Main Types of LE High-Lift Devices: - Simple Slat:

- Powerful - Heavy & Noisy - Complicated deployment

- Upper Surface Kr端ger: - Less Powerful - Lighter & Less Noisy - Simple Deployment

- Drooped LE Device - Obsolete - Ultra Complicated

Combinations & Lift Generation: - Combinations of High lift devices are compared schematically:

Sizing of TE devices: -Three main parameters to solve for: 1- flap chord to wing chord ratio 2- Outer span-wise location of the flaps 3- Deflection Angles They all Depend on each other. One has to be picked to start with.

The flap chord to wing chord ratio is often selected to be 0.30 in commercial aviation design. We will use a single slotted flap for this example.

Optimization of TE devices: Based on ESDU Item 93019: Max. CL

45-50 deg.

Low-Speed Flow Visualization:

High-Speed Aerodynamics: Transonic Wing Design Elements

Mission Influences on Aerodynamics: - Weight during the cruise determines the required lift coefficient (and consequently Drag coefficient) - CL has to be chosen respectivly

CL to Max. E Cruise CL to Min. Fuel Burn

Process of Preliminary Wing Design: - ESDU 97017 Process: 1-Select a Primary DP 2-Select an airfoil 3-Perform Analysis 4-Perform Optimization 5-Repeat till Satisfied 6-If necessary change airfoils, twist ,etcâ€Ś

Flow Field Around a wing: -

Sweep Effects Reducing the critical Mach number Consequently causing an In-wash flow on the top side Presence of wing causes an up-wash in front and a down wash behind the wing in the flow field.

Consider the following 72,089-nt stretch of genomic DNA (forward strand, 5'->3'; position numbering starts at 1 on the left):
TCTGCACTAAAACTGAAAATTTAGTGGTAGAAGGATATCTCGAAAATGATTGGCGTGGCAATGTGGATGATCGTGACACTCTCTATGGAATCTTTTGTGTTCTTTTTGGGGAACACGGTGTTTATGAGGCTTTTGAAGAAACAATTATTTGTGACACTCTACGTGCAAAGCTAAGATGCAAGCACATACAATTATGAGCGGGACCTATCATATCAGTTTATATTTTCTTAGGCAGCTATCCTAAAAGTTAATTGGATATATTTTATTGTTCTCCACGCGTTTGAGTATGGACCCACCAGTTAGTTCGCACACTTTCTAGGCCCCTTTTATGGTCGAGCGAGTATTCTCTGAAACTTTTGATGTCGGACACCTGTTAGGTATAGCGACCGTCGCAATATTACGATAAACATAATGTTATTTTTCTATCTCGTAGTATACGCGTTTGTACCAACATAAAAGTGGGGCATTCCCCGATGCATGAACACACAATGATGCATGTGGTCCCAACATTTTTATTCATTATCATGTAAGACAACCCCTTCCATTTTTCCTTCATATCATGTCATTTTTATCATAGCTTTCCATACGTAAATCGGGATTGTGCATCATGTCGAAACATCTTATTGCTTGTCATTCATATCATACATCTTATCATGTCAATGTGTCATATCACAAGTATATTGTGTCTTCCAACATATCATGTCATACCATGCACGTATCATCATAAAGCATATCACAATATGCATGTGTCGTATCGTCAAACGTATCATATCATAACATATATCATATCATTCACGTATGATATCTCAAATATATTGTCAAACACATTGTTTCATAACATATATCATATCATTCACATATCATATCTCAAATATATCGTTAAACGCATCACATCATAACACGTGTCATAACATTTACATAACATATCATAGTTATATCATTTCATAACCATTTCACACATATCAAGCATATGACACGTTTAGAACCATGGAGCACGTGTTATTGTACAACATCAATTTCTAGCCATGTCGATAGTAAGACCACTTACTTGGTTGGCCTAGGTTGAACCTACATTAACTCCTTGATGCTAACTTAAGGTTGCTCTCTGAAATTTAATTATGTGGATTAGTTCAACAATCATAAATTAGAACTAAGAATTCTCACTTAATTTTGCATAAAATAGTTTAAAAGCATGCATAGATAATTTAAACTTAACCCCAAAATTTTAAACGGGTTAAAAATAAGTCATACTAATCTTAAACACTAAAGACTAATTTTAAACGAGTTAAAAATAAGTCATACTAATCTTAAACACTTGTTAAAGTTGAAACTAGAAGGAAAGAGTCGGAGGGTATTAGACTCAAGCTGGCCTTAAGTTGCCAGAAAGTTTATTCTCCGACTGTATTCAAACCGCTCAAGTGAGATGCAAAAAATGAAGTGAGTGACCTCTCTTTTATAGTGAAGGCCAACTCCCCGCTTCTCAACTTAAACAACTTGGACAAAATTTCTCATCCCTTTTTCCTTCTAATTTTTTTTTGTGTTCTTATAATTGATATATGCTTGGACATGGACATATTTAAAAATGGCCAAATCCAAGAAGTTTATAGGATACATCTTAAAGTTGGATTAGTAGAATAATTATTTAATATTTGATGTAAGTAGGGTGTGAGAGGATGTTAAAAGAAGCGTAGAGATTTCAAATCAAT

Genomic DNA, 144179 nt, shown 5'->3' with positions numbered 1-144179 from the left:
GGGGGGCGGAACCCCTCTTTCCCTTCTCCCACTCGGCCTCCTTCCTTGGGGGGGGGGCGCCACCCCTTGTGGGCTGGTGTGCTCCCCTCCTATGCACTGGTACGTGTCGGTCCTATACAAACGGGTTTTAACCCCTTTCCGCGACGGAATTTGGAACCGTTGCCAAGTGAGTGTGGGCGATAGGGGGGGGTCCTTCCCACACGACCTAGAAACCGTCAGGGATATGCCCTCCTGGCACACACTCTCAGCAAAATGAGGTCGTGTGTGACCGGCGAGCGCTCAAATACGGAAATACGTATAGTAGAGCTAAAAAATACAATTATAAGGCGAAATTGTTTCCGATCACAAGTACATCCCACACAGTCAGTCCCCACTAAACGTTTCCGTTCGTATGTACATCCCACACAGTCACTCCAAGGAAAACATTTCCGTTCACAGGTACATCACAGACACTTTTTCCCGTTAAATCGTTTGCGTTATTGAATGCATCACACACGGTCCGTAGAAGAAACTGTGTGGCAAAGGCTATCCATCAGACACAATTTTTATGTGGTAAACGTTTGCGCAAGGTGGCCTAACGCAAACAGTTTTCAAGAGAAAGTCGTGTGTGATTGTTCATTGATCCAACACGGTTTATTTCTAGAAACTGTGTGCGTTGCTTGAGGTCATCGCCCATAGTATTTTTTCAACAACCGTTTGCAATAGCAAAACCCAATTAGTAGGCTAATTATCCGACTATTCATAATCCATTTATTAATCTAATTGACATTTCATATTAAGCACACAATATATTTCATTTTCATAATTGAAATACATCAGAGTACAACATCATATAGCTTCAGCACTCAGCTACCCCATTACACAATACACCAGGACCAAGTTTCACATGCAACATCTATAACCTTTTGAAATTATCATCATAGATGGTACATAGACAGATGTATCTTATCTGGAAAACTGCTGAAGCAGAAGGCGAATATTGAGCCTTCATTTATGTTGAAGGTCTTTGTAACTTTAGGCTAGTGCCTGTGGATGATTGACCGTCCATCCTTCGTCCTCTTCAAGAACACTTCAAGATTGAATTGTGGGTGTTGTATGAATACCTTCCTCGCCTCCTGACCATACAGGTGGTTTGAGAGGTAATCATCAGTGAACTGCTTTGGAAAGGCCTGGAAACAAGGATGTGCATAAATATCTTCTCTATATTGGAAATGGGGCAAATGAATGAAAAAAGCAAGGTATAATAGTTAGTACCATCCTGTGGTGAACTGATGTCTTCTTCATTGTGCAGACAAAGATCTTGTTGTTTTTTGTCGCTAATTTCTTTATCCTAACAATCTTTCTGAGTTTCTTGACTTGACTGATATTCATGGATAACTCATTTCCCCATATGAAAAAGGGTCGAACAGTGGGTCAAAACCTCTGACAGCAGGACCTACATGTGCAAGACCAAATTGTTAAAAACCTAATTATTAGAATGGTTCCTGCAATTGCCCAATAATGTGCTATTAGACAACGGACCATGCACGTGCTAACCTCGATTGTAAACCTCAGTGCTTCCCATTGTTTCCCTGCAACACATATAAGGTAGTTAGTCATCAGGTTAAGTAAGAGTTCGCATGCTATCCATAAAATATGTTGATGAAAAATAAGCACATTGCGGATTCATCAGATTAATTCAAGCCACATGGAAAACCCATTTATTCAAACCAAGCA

Flow Field at Wingtips:

- Sweep Effectsďƒ In-wash (upper) & outwashes (lower) - A combination causes vortex at the wing-tips (+ P differential) - This is a large source of waste of kinetic energy in form of vortex drag (AKA induced drag)

Flow Field at the Wingtip:

Winglets to Improve the Aero Efficiency: - Different geometries can be used - Multi disciplinary optimization for: - Wing Oswaldâ€™s Efficiency - Wing Weight - Vs. AR and Taper ratio of the wing

Winglets to Improve the Aero Efficiency: - To isolate the upper side flow fields from the lower side flow field. - Different geometry types for different Methodologies: - Cant Angle could be optimized. - Their AR and Taper ratio could be optimized. - AVL could be used - Trade studies are often performed in form of non-dimensional efficiency factors.

Winglets Optimization: - Vortex Drag Parameter Ratio (V-Drag to minimum theoretical possible value) vs. Flutter Measure of Merit.

High-Speed Surface Flow Visualization: - Turbulent Transition on Leading edge for Airbus A-340

- Turbulent Transition on Leading edge for an experimental BAE concept jet.

Questions?

Thank You!